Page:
The Spectator, Volume 2. eBook

This eBook from the Gutenberg Project consists of approximately 1,123 pages of information about The Spectator, Volume 2..

  Eunica, a Maid of Paphos, aged Nineteen, in Love with Eurybates
  Hurt in the Fall, but recovered.

  N.  B. This was her second Time of Leaping.

  Hesperus, a young Man of Tarentum, in Love with his Masters
  Daughter.  Drowned, the Boats not coming in soon enough to his Relief.

Sappho, the Lesbian, in Love with Phaon, arrived at the Temple of Apollo, habited like a Bride in Garments as white as Snow.  She wore a Garland of Myrtle on her Head, and carried in her Hand the little Musical Instrument of her own Invention.  After having sung an Hymn to Apollo, she hung up her Garland on one Side of his Altar, and her Harp on the other.  She then tuck’d up her Vestments, like a Spartan Virgin, and amidst thousands of Spectators, who were anxious for her Safety, and offered up Vows for her Deliverance, [marched[1]] directly forwards to the utmost Summit of the Promontory, where after having repeated a Stanza of her own Verses, which we could not hear, she threw herself off the Rock with such an Intrepidity as was never before observed in any who had attempted that dangerous Leap.  Many who were present related, that they saw her fall into the Sea, from whence she never rose again; tho there were others who affirmed, that she never came to the Bottom of her Leap, but that she was changed into a Swan as she fell, and that they saw her hovering in the Air under that Shape.  But whether or no the Whiteness and Fluttering of her Garments might not deceive those who looked upon her, or whether she might not really be metamorphosed into that musical and melancholy Bird, is still a Doubt among the Lesbians.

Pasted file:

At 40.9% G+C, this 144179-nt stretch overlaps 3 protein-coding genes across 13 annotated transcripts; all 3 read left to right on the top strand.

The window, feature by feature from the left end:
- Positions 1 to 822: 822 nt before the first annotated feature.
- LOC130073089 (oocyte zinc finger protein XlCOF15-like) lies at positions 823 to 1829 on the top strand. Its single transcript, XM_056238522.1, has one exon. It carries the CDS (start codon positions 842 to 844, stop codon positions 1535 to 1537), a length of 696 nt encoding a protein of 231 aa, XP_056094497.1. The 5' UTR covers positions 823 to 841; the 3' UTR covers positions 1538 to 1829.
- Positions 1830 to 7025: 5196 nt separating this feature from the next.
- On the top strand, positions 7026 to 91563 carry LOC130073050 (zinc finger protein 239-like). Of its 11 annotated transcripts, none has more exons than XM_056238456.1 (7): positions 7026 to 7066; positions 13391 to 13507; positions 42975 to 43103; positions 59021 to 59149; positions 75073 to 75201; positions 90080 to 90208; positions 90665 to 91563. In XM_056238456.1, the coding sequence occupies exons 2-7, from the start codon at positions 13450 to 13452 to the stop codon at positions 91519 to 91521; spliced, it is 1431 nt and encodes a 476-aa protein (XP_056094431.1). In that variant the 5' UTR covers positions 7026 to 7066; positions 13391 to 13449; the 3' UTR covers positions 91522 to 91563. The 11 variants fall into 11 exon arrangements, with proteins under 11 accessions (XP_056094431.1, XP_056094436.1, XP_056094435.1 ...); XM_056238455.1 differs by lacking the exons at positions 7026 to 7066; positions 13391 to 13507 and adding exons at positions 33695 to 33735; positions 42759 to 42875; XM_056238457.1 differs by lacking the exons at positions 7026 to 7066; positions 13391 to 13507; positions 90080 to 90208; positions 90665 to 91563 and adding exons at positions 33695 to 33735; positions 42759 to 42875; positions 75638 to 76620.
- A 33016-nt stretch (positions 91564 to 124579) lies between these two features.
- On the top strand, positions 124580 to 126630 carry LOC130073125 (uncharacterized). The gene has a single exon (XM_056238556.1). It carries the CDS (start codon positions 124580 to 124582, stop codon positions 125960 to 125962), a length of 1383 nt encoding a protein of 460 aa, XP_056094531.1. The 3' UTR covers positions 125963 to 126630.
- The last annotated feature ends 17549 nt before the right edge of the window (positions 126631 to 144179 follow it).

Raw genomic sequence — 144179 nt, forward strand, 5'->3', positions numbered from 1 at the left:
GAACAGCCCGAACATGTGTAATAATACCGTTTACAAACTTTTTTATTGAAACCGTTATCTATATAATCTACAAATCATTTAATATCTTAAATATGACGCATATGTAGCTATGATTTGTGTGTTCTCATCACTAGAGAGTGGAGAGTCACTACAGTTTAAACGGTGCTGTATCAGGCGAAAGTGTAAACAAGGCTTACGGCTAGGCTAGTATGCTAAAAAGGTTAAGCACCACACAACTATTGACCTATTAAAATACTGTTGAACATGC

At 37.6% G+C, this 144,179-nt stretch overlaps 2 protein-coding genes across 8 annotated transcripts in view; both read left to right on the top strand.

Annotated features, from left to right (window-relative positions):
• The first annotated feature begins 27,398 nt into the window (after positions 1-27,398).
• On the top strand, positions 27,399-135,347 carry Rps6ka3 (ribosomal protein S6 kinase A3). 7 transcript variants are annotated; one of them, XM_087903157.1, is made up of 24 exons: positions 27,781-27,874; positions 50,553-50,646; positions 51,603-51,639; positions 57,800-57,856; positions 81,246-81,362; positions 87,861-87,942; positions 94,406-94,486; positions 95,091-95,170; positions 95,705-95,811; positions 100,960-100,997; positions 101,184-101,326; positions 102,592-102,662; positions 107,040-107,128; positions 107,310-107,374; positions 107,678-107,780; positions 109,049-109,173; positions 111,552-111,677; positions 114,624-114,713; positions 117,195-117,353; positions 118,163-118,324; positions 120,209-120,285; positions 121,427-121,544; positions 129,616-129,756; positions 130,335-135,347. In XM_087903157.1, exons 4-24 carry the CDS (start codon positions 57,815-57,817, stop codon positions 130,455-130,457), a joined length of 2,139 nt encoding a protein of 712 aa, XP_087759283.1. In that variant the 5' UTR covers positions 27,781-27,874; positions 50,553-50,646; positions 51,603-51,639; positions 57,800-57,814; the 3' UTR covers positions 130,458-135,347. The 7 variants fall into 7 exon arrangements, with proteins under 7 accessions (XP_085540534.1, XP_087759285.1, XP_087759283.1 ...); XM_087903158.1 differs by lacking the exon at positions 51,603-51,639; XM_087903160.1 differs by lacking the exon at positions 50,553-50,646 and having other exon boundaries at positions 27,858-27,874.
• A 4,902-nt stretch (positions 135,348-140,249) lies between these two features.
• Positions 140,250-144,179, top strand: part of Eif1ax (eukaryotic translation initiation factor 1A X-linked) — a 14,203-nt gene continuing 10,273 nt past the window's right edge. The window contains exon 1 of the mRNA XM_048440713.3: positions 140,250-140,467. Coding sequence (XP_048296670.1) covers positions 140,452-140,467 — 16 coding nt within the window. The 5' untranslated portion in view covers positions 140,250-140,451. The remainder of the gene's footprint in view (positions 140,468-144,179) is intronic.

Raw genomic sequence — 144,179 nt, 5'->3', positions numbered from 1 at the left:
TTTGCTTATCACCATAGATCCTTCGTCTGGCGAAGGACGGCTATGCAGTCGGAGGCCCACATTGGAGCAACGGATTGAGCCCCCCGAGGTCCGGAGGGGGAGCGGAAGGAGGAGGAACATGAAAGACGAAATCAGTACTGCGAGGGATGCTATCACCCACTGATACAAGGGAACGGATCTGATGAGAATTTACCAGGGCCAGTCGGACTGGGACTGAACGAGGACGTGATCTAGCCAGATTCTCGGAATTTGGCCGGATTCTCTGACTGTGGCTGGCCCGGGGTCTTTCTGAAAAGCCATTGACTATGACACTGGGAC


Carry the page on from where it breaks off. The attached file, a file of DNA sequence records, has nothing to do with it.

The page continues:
Alcaeus, the famous Lyrick Poet, who had for some time been passionately in Love with Sappho, arrived at the Promontory of Leucate that very Evening, in order to take the Leap upon her Account; but hearing that Sappho had been there before him, and that her Body could be no where found, he very generously lamented her Fall, and is said to have written his hundred and twenty fifth Ode upon that Occasion.

    Leaped in this Olympiad [250 [2]]

Males     124
Females   126

    Cured [120[3]]

Males      51
Females    69


[Footnote 1:  [she marched]]

[Footnote 2:  [350], and in first reprint.]

[Footnote 3:  [150], corrected by an Erratum.]

* * * * *

No. 234.  Wednesday, Nov. 28, 1711.  Steele.

[Vellum in amicitia erraremus.

Hor.] [1]

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The Spectator, Volume 2. from Project Gutenberg. Public domain.